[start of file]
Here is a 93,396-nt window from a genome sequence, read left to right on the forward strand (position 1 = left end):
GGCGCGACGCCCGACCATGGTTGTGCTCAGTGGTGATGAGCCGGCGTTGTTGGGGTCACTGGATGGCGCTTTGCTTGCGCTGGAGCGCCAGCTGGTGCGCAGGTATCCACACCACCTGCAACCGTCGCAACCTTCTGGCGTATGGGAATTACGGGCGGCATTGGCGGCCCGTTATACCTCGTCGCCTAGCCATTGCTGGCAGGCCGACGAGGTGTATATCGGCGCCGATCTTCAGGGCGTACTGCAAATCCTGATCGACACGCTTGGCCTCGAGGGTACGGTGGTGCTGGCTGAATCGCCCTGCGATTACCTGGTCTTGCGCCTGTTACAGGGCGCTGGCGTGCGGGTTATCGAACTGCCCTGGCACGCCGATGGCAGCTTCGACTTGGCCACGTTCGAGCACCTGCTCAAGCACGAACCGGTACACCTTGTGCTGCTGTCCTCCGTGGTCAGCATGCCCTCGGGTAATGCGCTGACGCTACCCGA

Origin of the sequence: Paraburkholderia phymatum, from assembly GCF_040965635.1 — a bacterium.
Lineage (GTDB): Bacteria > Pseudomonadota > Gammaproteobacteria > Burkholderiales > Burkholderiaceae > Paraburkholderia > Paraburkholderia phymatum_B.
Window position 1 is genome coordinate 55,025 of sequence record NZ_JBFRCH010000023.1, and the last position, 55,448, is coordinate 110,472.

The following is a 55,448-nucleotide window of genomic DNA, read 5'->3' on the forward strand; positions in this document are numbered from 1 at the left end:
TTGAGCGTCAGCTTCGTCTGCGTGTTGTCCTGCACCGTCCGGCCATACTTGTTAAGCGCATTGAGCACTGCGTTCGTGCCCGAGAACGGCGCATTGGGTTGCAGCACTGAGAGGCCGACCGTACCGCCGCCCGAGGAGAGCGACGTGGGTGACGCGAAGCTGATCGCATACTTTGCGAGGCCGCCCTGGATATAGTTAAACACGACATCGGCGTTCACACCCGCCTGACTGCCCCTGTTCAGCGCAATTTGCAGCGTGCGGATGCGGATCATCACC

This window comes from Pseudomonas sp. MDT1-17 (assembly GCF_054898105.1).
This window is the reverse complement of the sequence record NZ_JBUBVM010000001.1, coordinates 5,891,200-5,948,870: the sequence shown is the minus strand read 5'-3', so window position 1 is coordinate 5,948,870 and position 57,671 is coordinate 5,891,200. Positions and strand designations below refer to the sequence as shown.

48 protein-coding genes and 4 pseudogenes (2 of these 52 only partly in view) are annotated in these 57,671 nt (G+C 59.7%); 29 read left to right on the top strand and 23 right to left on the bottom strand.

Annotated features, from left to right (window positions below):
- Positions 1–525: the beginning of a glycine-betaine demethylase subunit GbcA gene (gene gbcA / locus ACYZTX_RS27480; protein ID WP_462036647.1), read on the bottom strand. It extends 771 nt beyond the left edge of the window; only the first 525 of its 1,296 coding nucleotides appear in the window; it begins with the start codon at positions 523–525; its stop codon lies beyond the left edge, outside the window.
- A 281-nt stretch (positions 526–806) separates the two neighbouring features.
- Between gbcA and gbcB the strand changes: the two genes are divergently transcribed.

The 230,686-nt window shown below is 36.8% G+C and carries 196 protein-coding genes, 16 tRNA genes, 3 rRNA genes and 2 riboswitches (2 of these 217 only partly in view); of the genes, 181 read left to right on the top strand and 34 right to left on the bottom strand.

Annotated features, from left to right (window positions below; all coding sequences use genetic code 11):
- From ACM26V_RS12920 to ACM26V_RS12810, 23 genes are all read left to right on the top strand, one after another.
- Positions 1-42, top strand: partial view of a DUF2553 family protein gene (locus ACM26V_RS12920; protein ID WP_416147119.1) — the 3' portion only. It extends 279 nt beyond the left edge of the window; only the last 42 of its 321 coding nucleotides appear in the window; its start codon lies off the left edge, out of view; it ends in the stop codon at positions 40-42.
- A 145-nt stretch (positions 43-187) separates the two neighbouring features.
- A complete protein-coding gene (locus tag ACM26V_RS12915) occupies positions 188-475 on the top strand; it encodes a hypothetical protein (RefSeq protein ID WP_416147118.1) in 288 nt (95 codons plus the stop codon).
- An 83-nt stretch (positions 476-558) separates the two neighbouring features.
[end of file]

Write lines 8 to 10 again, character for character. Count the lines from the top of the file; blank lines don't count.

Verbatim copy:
This window comes from Pseudomonas sp. MDT1-17 (assembly GCF_054898105.1).
This window is the reverse complement of the sequence record NZ_JBUBVM010000001.1, coordinates 5,891,200-5,948,870: the sequence shown is the minus strand read 5'-3', so window position 1 is coordinate 5,948,870 and position 57,671 is coordinate 5,891,200. Positions and strand designations below refer to the sequence as shown.

48 protein-coding genes and 4 pseudogenes (2 of these 52 only partly in view) are annotated in these 57,671 nt (G+C 59.7%); 29 read left to right on the top strand and 23 right to left on the bottom strand.